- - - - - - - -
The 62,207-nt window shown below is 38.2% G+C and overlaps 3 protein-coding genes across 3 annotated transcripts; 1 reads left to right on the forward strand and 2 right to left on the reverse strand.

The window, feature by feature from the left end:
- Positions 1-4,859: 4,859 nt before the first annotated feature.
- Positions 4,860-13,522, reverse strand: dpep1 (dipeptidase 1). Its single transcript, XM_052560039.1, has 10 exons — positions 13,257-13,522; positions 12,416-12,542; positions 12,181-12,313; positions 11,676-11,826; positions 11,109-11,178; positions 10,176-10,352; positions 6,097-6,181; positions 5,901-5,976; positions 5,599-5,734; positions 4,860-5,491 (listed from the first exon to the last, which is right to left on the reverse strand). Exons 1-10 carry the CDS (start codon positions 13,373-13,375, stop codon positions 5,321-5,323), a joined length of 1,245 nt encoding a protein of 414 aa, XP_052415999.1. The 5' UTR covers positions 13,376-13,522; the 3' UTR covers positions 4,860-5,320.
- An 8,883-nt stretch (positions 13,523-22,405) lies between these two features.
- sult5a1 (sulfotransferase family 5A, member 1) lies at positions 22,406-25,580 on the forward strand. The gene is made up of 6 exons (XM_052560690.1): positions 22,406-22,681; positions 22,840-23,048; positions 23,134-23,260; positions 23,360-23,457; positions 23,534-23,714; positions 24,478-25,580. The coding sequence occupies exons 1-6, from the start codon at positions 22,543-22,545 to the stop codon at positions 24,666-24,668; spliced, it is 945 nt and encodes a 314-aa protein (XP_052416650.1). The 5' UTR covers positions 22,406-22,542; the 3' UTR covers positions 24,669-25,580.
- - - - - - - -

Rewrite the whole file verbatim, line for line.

The 62,207-nt window shown below is 38.2% G+C and overlaps 3 protein-coding genes across 3 annotated transcripts; 1 reads left to right on the forward strand and 2 right to left on the reverse strand.

The window, feature by feature from the left end:
- Positions 1-4,859: 4,859 nt before the first annotated feature.
- Positions 4,860-13,522, reverse strand: dpep1 (dipeptidase 1). Its single transcript, XM_052560039.1, has 10 exons — positions 13,257-13,522; positions 12,416-12,542; positions 12,181-12,313; positions 11,676-11,826; positions 11,109-11,178; positions 10,176-10,352; positions 6,097-6,181; positions 5,901-5,976; positions 5,599-5,734; positions 4,860-5,491 (listed from the first exon to the last, which is right to left on the reverse strand). Exons 1-10 carry the CDS (start codon positions 13,373-13,375, stop codon positions 5,321-5,323), a joined length of 1,245 nt encoding a protein of 414 aa, XP_052415999.1. The 5' UTR covers positions 13,376-13,522; the 3' UTR covers positions 4,860-5,320.
- An 8,883-nt stretch (positions 13,523-22,405) lies between these two features.
- sult5a1 (sulfotransferase family 5A, member 1) lies at positions 22,406-25,580 on the forward strand. The gene is made up of 6 exons (XM_052560690.1): positions 22,406-22,681; positions 22,840-23,048; positions 23,134-23,260; positions 23,360-23,457; positions 23,534-23,714; positions 24,478-25,580. The coding sequence occupies exons 1-6, from the start codon at positions 22,543-22,545 to the stop codon at positions 24,666-24,668; spliced, it is 945 nt and encodes a 314-aa protein (XP_052416650.1). The 5' UTR covers positions 22,406-22,542; the 3' UTR covers positions 24,669-25,580.